World·In Depth

Mexico's missing students: Thousands mark anniversary of mysterious disappearances

It has been one year since 43 students from a Mexican teachers' college disappeared. Despite a national investigation, high profile arrests and mass protests, it’s still unclear what happened to them.

Flawed investigation, high-profile arrests and mass protests have characterized still-unsolved case

People hold signs during a march to mark the first anniversary of the disappearance of 43 students from Mexico's Ayotzinapa teachers' college. (Edgard Garrido/Reuters)

Thousands of people are marking the one-year anniversary of the disappearance of 43 students with a march through Mexico City, in an atmosphere of defiant hope.

Activists said Saturday afternoon the movement might bring justice for Mexico's disappeared, though only two of the students' remains have been identified.

While the march was smaller than past demonstrations, the case has helped publicize the thousands who have gone missing since Mexico's drug war started in 2006.

Peace and anti-crime activist Maria Guadalupe Vicencio, 45, wore a skirt made of a Mexican flag splattered with fake blood. The names of three disappeared activists from her violence-plagued home state of Tamauilpas were written across her shirt.

Vicencio said the students' movement "sets an example for all Mexicans to wake up, and not be silent."

Many questions remain about the case, which has been dubbed the "Missing 43." Basic information about what happened on Sept. 26, 2014, is still unclear and an initial investigation seems to have gone badly awry.

The case has become a symbol of Mexico's drug woes and it has also led to numerous protests and riots over the past year.

A child stands underneath a banner showing the photographs of the 43 missing students of the Ayotzinapa teachers' training college, at the college in Tixtla in Mexico. (Jorge Dan Lopez/Reuters)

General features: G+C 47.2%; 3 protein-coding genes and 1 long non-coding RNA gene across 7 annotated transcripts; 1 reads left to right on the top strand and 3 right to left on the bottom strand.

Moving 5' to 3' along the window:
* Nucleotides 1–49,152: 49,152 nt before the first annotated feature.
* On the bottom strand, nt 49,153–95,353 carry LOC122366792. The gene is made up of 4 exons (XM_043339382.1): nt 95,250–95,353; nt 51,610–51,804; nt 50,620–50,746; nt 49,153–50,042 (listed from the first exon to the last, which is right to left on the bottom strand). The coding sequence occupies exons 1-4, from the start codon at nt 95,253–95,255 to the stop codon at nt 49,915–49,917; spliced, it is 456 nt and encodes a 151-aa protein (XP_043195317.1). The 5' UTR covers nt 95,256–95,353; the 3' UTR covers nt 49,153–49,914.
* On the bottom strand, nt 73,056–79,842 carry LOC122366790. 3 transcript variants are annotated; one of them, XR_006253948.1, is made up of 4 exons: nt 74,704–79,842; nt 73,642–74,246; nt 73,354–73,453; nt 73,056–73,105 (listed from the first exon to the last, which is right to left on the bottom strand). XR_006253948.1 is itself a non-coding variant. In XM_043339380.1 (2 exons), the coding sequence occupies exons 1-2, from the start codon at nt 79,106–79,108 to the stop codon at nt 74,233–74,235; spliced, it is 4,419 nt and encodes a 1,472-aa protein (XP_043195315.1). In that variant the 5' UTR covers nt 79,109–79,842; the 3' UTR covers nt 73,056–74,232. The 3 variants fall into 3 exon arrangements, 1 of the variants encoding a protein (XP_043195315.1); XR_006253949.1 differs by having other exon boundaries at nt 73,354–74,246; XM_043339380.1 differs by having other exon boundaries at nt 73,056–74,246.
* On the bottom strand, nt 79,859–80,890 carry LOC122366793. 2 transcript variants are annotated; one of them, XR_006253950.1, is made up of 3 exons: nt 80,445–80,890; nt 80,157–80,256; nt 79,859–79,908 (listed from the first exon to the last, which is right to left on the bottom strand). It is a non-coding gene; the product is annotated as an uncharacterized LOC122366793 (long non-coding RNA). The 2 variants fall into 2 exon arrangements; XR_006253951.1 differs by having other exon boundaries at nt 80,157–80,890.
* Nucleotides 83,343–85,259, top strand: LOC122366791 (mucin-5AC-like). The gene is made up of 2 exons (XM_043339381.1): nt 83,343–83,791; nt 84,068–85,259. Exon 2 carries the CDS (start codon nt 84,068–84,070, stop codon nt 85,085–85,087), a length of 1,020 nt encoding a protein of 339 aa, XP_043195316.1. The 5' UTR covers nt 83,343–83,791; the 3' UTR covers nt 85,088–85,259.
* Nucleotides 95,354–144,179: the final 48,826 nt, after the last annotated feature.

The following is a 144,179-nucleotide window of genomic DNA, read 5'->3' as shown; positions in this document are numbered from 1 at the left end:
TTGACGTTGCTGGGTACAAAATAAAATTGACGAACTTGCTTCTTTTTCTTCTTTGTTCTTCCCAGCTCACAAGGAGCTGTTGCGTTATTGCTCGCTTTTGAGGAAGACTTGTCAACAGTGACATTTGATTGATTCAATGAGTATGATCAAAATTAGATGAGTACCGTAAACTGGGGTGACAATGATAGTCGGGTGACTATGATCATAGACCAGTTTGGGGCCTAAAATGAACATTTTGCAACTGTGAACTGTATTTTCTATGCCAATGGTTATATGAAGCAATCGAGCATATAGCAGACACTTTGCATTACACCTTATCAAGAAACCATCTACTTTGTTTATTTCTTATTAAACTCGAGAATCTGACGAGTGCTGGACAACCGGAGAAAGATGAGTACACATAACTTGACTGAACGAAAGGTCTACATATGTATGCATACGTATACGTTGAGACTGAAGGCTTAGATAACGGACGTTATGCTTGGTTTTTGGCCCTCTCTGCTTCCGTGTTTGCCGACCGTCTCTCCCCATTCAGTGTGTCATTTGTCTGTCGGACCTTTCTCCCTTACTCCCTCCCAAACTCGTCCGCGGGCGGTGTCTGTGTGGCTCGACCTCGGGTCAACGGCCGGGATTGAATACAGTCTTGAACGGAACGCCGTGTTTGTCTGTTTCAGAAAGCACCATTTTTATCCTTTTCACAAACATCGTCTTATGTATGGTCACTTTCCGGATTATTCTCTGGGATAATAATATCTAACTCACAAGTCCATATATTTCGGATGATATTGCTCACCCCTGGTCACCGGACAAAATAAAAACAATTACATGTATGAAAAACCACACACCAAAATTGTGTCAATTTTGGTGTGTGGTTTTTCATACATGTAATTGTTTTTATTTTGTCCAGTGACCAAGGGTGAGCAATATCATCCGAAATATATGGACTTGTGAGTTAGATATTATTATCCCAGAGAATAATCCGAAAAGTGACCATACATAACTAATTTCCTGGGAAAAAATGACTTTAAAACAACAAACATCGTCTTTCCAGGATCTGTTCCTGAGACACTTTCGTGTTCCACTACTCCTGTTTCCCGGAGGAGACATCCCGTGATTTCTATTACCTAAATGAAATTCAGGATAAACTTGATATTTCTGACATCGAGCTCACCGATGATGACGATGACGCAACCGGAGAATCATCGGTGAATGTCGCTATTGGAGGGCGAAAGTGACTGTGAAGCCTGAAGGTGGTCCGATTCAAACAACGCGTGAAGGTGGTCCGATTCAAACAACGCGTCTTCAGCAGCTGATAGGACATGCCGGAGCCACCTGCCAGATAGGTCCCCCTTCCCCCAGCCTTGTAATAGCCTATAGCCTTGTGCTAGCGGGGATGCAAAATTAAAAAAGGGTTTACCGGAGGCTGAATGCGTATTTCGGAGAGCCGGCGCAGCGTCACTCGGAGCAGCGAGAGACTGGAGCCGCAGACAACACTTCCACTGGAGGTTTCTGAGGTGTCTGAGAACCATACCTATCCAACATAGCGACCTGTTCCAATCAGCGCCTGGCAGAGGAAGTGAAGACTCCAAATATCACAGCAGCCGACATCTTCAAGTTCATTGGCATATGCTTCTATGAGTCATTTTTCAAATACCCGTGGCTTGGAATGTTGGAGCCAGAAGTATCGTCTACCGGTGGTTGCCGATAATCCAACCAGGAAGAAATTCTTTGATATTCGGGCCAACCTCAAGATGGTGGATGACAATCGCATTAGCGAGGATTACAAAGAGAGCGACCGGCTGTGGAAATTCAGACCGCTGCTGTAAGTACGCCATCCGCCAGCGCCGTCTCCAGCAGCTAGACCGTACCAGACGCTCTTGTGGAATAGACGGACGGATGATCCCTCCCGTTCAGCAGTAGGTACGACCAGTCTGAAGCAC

Determining what happened

The students, from the Ayotzinapa Rural Teachers' College, were travelling to Iguala, in the state of Guerrero, to protest what they considered discriminatory hiring and funding practices. The protest would potentially have disrupted a conference hosted by the mayor's wife.

On their way to Iguala, the students were apprehended by police. It's unclear whether there was a shootout.

After being apprehended by the local police, the students were handed over to the local drug cartel, Guerreros Unidos, which means "United Warriors." Authorities have said Mayor Jose Luis Abarca's wife, Maria de los Angeles Pineda Villa, has close ties to the cartel.

One theory says the town's mayor and his wife masterminded the abduction in order to prevent the students from disrupting her conference. Another theory says the students unwittingly got in the way of a drug deal.

First investigation

Soon after the disappearance, the Mexican government set up an investigation.

In his findings, Mexican Attorney General Jesus Murillo Karam, who led the case, said municipal police handed the students over to the Guerreros Unidos, which later killed them, burned their corpses at a dump and disposed of the ashes with plastic bags, which they threw into a river in a nearby state.